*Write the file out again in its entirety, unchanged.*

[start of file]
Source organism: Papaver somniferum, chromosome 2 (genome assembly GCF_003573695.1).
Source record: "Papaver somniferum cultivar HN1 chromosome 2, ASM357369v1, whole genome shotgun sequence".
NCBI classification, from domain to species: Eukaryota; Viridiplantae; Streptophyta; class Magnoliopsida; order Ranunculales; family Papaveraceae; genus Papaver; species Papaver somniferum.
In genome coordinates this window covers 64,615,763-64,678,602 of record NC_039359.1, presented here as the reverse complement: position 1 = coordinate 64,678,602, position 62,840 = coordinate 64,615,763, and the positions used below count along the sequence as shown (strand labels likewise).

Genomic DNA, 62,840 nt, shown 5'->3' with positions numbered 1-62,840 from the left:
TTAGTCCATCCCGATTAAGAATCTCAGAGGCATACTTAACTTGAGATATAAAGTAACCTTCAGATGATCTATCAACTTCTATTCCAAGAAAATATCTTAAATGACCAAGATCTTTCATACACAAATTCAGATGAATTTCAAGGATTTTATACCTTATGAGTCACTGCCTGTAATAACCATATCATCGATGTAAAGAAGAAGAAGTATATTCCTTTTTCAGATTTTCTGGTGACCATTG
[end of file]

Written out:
Source organism: Papaver somniferum, chromosome 2 (genome assembly GCF_003573695.1).
Source record: "Papaver somniferum cultivar HN1 chromosome 2, ASM357369v1, whole genome shotgun sequence".
NCBI classification, from domain to species: Eukaryota; Viridiplantae; Streptophyta; class Magnoliopsida; order Ranunculales; family Papaveraceae; genus Papaver; species Papaver somniferum.
In genome coordinates this window covers 64,615,763-64,678,602 of record NC_039359.1, presented here as the reverse complement: position 1 = coordinate 64,678,602, position 62,840 = coordinate 64,615,763, and the positions used below count along the sequence as shown (strand labels likewise).

Genomic DNA, 62,840 nt, shown 5'->3' with positions numbered 1-62,840 from the left:
TTAGTCCATCCCGATTAAGAATCTCAGAGGCATACTTAACTTGAGATATAAAGTAACCTTCAGATGATCTATCAACTTCTATTCCAAGAAAATATCTTAAATGACCAAGATCTTTCATACACAAATTCAGATGAATTTCAAGGATTTTATACCTTATGAGTCACTGCCTGTAATAACCATATCATCGATGTAAAGAAGAAGAAGTATATTCCTTTTTCAGATTTTCTGGTGACCATTG